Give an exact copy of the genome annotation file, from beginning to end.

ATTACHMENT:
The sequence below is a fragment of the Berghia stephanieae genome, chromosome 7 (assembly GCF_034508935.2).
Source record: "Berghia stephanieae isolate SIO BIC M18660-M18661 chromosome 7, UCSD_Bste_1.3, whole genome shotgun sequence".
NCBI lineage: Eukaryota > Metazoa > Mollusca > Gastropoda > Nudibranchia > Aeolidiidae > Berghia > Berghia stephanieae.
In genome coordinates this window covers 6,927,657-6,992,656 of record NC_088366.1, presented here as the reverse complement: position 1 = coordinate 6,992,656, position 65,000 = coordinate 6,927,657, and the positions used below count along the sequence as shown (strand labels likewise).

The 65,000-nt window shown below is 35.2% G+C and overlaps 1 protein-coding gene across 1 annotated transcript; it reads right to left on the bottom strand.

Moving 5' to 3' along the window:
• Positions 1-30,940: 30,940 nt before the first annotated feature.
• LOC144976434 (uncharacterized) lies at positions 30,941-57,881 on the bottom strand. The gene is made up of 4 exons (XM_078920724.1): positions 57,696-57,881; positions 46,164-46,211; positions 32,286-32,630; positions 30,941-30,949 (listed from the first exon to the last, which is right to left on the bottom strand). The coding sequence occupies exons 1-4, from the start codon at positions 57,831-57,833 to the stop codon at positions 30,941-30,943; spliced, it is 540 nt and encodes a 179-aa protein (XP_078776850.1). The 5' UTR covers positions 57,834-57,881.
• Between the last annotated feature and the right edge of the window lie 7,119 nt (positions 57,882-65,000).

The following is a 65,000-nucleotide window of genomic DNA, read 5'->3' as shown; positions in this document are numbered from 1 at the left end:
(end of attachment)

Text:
The sequence below is a fragment of the Berghia stephanieae genome, chromosome 7 (assembly GCF_034508935.2).
Source record: "Berghia stephanieae isolate SIO BIC M18660-M18661 chromosome 7, UCSD_Bste_1.3, whole genome shotgun sequence".
NCBI lineage: Eukaryota > Metazoa > Mollusca > Gastropoda > Nudibranchia > Aeolidiidae > Berghia > Berghia stephanieae.
In genome coordinates this window covers 6,927,657-6,992,656 of record NC_088366.1, presented here as the reverse complement: position 1 = coordinate 6,992,656, position 65,000 = coordinate 6,927,657, and the positions used below count along the sequence as shown (strand labels likewise).

The 65,000-nt window shown below is 35.2% G+C and overlaps 1 protein-coding gene across 1 annotated transcript; it reads right to left on the bottom strand.

Moving 5' to 3' along the window:
• Positions 1-30,940: 30,940 nt before the first annotated feature.
• LOC144976434 (uncharacterized) lies at positions 30,941-57,881 on the bottom strand. The gene is made up of 4 exons (XM_078920724.1): positions 57,696-57,881; positions 46,164-46,211; positions 32,286-32,630; positions 30,941-30,949 (listed from the first exon to the last, which is right to left on the bottom strand). The coding sequence occupies exons 1-4, from the start codon at positions 57,831-57,833 to the stop codon at positions 30,941-30,943; spliced, it is 540 nt and encodes a 179-aa protein (XP_078776850.1). The 5' UTR covers positions 57,834-57,881.
• Between the last annotated feature and the right edge of the window lie 7,119 nt (positions 57,882-65,000).

The following is a 65,000-nucleotide window of genomic DNA, read 5'->3' as shown; positions in this document are numbered from 1 at the left end: